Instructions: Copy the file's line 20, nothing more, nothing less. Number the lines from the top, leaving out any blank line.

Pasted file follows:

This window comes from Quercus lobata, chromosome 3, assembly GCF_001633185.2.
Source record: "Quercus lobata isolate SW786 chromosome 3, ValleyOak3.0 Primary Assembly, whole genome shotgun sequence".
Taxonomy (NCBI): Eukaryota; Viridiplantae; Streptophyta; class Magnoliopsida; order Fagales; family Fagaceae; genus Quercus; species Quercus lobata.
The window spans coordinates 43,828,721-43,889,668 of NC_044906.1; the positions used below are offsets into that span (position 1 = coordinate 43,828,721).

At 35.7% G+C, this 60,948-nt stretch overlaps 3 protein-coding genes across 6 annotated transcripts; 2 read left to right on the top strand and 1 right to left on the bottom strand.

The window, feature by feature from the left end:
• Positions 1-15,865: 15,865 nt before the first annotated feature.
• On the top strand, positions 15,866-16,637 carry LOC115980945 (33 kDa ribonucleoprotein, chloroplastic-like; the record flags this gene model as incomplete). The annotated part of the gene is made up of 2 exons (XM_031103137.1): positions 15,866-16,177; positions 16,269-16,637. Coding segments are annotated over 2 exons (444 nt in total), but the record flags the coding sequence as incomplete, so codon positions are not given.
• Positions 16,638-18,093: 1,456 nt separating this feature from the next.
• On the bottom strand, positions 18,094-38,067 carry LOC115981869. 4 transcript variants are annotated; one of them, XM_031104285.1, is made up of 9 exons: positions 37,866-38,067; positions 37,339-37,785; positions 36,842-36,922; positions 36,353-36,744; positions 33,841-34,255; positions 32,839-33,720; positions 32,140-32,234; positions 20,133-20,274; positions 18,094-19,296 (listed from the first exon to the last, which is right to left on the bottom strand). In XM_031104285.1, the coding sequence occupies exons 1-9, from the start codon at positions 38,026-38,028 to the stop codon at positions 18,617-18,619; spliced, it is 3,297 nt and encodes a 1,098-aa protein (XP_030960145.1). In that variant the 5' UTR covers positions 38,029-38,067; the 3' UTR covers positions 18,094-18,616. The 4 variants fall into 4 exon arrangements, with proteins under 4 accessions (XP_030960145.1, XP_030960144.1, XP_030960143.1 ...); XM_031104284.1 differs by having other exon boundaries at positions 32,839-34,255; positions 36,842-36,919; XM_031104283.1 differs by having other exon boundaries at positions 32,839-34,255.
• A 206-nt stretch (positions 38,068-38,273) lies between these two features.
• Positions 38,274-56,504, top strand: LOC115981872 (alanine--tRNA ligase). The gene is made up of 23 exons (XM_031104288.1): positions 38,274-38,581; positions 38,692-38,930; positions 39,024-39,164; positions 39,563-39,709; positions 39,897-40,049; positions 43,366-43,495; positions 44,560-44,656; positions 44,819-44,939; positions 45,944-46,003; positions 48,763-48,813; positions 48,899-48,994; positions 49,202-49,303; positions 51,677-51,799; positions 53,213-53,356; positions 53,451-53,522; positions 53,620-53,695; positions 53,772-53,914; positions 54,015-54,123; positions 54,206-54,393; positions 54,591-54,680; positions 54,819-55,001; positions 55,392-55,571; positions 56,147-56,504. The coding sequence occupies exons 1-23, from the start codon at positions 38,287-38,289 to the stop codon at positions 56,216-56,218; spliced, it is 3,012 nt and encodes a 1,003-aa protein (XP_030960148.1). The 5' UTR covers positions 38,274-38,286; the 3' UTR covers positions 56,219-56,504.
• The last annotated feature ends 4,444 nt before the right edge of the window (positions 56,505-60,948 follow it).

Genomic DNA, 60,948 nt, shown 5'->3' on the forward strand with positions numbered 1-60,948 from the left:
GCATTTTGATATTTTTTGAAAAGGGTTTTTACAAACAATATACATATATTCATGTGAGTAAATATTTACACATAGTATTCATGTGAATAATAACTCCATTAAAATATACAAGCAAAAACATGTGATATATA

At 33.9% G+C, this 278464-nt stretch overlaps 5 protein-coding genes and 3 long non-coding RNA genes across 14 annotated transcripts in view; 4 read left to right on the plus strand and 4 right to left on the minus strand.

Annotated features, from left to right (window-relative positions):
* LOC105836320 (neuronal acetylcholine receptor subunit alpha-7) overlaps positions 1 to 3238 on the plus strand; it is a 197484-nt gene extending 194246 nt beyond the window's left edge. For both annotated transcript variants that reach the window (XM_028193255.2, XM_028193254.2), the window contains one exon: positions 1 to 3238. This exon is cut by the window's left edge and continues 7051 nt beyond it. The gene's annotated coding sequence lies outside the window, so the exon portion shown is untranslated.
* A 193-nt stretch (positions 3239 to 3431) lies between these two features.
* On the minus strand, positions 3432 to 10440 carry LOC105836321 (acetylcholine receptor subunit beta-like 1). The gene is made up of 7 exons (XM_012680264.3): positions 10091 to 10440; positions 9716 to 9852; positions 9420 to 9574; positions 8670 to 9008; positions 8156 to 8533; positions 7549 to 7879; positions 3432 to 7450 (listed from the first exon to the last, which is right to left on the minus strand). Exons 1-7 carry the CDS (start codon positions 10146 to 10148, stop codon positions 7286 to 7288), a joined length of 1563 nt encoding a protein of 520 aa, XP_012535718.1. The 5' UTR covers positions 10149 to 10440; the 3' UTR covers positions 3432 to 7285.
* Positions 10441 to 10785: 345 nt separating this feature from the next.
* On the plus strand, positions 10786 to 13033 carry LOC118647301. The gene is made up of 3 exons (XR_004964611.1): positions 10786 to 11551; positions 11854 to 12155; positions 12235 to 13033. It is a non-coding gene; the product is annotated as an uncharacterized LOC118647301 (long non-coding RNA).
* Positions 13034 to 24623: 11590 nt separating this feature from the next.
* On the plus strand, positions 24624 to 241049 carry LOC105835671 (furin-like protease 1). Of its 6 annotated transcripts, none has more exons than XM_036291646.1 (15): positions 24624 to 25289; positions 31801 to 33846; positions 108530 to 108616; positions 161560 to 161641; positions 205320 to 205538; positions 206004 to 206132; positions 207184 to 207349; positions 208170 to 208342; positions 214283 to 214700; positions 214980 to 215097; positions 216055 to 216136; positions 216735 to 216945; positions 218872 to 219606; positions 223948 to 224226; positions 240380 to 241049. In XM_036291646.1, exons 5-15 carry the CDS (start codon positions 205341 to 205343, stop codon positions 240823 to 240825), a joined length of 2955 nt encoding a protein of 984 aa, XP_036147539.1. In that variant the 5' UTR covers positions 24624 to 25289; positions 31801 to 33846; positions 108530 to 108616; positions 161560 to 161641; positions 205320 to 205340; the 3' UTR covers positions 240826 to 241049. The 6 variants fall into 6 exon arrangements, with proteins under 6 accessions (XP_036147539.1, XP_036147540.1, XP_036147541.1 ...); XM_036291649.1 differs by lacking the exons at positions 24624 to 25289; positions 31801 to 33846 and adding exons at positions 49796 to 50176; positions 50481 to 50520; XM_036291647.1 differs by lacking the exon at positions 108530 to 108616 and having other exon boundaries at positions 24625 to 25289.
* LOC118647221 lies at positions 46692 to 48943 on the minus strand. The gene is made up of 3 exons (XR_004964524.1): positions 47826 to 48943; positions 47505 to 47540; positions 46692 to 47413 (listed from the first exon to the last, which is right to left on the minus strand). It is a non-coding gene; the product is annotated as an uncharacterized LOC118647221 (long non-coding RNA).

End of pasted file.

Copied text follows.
* On the minus strand, positions 3432 to 10440 carry LOC105836321 (acetylcholine receptor subunit beta-like 1). The gene is made up of 7 exons (XM_012680264.3): positions 10091 to 10440; positions 9716 to 9852; positions 9420 to 9574; positions 8670 to 9008; positions 8156 to 8533; positions 7549 to 7879; positions 3432 to 7450 (listed from the first exon to the last, which is right to left on the minus strand). Exons 1-7 carry the CDS (start codon positions 10146 to 10148, stop codon positions 7286 to 7288), a joined length of 1563 nt encoding a protein of 520 aa, XP_012535718.1. The 5' UTR covers positions 10149 to 10440; the 3' UTR covers positions 3432 to 7285.